Middler Books and More

This blog contains Bruce DuBoff's book reviews, info on other media, and related topics. It is a collaboration between the librarian and both the students of Pennsauken Intermediate School and Phifer Middle School in Pennsauken, NJ, and the general middler book reading community. The books featured here are appropriate for grades 5-8, though not all books reviewed here are appropriate for all of those ages.

Wednesday, February 02, 2011

Mass, Wendy. The Candymakers. Little, Brown & Co., 2010. 453 pages. ISBN 13: 978-0-316-00258-5. This book is appropriate for grades 4 and up, or ages 9 and older, depending on reading level and interests (3 1/2 out of 4 stars).

I felt like a fan after meeting New Jersey author Wendy Mass at the NJASL convention last month, and I confess that I am reviewing her new, excellent page-turner The Candymakers from a signed copy, but I will try not to let those facts color my opinion of what is a fine addition to Ms. Mass’s repertoire. Author of noted tweener works like A Mango-Shaped Space (2003), the tweener take on Groundhog Day (the movie), 11 Birthdays (2009), and my personal favorite, the definitive, modern YA boy-finds-father-and-finds-himself, coming-of-age novel Jeremy Fink and the Meaning of Life (2006), Ms. Mass has obviously done some homework in preparing for her surprisingly fresh take on the ins and outs of the candy making industry, and she has stepped up the level of her writing in the process. Ingredients and confectionary processes are described with the ease that results from research, and characters are both developed with gusto and interwoven with craft, incorporating intricate, detailed plot mapping. Feeling like a fantasy but grounded in reality, cinematic in scope and exciting like a thriller, The Candymakers may be a surprise hit to everyone but those, like readers of this column, who know and admire Ms. Mass’s work.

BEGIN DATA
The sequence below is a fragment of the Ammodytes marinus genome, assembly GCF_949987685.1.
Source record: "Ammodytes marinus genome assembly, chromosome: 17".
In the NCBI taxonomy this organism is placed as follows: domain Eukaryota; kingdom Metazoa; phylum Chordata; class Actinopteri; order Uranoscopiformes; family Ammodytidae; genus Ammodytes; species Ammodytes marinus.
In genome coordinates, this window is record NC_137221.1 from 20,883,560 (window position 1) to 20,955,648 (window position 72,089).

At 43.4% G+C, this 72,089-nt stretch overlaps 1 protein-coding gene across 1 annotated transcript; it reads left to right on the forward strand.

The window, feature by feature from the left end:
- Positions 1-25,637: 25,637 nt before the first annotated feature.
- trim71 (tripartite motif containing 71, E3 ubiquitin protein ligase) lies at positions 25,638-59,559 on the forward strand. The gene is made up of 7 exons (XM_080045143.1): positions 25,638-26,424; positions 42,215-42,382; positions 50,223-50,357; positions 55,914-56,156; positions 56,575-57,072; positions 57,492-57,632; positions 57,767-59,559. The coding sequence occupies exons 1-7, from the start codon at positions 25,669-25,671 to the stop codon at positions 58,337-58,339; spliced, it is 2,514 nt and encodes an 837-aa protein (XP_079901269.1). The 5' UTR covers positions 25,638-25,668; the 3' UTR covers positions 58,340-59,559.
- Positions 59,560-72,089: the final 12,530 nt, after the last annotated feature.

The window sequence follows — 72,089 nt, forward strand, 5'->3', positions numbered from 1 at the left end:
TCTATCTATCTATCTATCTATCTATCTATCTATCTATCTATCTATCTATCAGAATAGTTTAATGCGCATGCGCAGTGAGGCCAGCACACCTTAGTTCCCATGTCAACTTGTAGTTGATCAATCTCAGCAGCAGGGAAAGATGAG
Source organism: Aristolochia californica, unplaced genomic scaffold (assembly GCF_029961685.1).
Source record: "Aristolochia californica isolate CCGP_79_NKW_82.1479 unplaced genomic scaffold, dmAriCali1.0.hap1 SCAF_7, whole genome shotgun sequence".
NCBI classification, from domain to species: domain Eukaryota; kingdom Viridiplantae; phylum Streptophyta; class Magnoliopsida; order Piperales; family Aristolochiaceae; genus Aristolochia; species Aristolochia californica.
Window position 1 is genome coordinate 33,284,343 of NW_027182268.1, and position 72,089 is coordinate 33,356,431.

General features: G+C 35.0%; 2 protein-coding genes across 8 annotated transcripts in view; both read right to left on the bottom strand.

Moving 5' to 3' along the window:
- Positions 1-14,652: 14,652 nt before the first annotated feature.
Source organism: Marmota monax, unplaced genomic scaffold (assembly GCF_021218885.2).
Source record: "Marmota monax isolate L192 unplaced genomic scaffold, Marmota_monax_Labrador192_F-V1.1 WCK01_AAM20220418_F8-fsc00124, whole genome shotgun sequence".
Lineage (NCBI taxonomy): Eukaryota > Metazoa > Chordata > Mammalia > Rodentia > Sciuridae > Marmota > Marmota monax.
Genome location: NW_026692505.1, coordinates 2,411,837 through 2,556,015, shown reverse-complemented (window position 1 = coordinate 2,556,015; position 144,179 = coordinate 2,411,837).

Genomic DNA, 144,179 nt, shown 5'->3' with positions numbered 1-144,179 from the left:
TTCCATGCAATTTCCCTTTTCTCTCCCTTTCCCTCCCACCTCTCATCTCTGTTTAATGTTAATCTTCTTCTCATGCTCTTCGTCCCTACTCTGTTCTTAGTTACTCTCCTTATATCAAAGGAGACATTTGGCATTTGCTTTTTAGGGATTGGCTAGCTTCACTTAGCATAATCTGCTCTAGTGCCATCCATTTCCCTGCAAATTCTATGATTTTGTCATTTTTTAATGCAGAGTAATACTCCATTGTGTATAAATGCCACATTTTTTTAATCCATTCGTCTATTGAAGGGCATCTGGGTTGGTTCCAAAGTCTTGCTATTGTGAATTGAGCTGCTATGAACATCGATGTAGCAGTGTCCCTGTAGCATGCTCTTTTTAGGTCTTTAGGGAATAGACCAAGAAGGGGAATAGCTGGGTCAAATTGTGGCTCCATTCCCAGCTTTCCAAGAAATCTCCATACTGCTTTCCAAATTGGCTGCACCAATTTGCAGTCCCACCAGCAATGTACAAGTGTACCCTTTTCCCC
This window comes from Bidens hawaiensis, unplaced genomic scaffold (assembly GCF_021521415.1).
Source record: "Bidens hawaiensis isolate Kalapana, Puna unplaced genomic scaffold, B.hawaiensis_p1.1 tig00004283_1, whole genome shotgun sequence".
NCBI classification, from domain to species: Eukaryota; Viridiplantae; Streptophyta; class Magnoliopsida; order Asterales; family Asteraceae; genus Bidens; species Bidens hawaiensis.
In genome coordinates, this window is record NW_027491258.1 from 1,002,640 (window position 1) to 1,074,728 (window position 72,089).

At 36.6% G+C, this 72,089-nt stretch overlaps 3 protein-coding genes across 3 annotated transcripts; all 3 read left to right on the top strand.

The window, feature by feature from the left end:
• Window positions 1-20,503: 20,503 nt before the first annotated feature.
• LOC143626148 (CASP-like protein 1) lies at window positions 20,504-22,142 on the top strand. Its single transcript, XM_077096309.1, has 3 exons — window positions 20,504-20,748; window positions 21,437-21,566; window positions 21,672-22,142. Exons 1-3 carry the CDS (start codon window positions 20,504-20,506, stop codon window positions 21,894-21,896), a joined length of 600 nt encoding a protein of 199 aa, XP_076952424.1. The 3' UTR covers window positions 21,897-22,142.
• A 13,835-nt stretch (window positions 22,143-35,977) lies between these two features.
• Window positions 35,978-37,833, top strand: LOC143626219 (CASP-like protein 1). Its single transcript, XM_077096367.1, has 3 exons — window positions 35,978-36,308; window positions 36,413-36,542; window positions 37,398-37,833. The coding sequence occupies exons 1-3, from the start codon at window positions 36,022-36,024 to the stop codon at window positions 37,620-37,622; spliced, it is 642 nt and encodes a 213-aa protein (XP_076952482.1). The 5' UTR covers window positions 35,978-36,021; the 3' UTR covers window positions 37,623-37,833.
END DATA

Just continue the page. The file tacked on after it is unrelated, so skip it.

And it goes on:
The stakes are high when the Confectionary Association announces the four twelve-year-old local contestants in the annual contest to create and produce a new candy. Odds seem to favor the Candymaker’s son, Logan, but there is something Logan either does not know or does not understand, something disturbing and conspicuous that Miles, the quiet but sincere contestant with the mysterious backpack, is drawn to upon their first meeting: “In an instant, Miles knew he wanted more than anything to be this boy’s friend. It wasn’t because he felt sorry for him or anything like that. Logan radiated something that felt like goodness. In a weird way, he made Miles feel peaceful” (138). Although Logan seems to be damaged, all four characters carry their baggage partly for the world to see and partly hidden, sometimes even from themselves and their own families. Daisy, a seemingly bouncy and vivacious girl, holds surprisingly powerful secrets and seems to possess unusual strength, while Philip seems to be spoiled, rich kid who expects to win because of his ruthless and insensitive attitude, molded by his Machiavellian older brother and father, but he is hiding something in his notebook that, if revealed, could rock his world and change everything, something known only known by a trusted family servant, Reggie, the Alfred to Philip’s Batman: “He hated that Reggie knew his secret. He supposed it was inevitable, though. Reggie had been a constant shadow since the day his mother died, when he was three” (258). Although the four contestants at the Life Is Sweet Candy Factory do not know it, their fates will intertwine in ways unexpected by any of them, and their individual success will be dependent upon a shifting set of criteria and expectations unforeseen by all.

Ms. Mass does not insult her audience, she fills its voids. I wondered when I saw the length of this work. At 452 pages, I initially feared that students would be scared off, or that the author simply wrote too much or that her editor did not have enough discipline with her red pen. Happily, my fears were groundless. Ms. Mass deftly creates and energizes four distinct characters, each with enough surprises and angst to carry them through to the end of a long novel. In a creative and innovative fashion (for this genre), she characterizes not only through the actions of her characters but also by those characters’ reactions to each other. Also, the length is welcome, not scary. I have many students who, by reading Harry Potter and Twilight, have demonstrated that they will read long novels. Length is not intimidating, reading level, vocabulary, and sophistication of structure are. With The Candymakers, Wendy Mass has given the candy making industry, a topic that felt hackneyed after Willy Wonka, a new perspective and spin for the modern reader. I predict much popularity in my libraries for The Candymakers; I had better go make some room on my Fiction “M” shelf and buy two or three more copies.

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